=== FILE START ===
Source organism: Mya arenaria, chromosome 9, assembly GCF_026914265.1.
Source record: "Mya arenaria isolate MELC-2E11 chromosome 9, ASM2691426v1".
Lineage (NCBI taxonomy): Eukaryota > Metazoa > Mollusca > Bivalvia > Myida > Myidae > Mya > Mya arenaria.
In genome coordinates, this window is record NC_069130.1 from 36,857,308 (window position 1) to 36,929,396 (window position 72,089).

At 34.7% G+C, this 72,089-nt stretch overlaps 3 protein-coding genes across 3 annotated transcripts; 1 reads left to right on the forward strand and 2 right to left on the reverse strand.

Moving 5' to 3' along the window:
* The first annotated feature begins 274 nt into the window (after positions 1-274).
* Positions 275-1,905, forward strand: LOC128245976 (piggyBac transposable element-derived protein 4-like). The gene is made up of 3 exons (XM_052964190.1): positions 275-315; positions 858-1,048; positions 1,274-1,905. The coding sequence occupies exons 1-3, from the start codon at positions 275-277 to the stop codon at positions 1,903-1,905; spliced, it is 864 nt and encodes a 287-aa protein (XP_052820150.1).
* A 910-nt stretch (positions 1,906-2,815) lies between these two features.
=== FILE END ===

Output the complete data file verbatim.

Source organism: Mya arenaria, chromosome 9, assembly GCF_026914265.1.
Source record: "Mya arenaria isolate MELC-2E11 chromosome 9, ASM2691426v1".
Lineage (NCBI taxonomy): Eukaryota > Metazoa > Mollusca > Bivalvia > Myida > Myidae > Mya > Mya arenaria.
In genome coordinates, this window is record NC_069130.1 from 36,857,308 (window position 1) to 36,929,396 (window position 72,089).

At 34.7% G+C, this 72,089-nt stretch overlaps 3 protein-coding genes across 3 annotated transcripts; 1 reads left to right on the forward strand and 2 right to left on the reverse strand.

Moving 5' to 3' along the window:
* The first annotated feature begins 274 nt into the window (after positions 1-274).
* Positions 275-1,905, forward strand: LOC128245976 (piggyBac transposable element-derived protein 4-like). The gene is made up of 3 exons (XM_052964190.1): positions 275-315; positions 858-1,048; positions 1,274-1,905. The coding sequence occupies exons 1-3, from the start codon at positions 275-277 to the stop codon at positions 1,903-1,905; spliced, it is 864 nt and encodes a 287-aa protein (XP_052820150.1).
* A 910-nt stretch (positions 1,906-2,815) lies between these two features.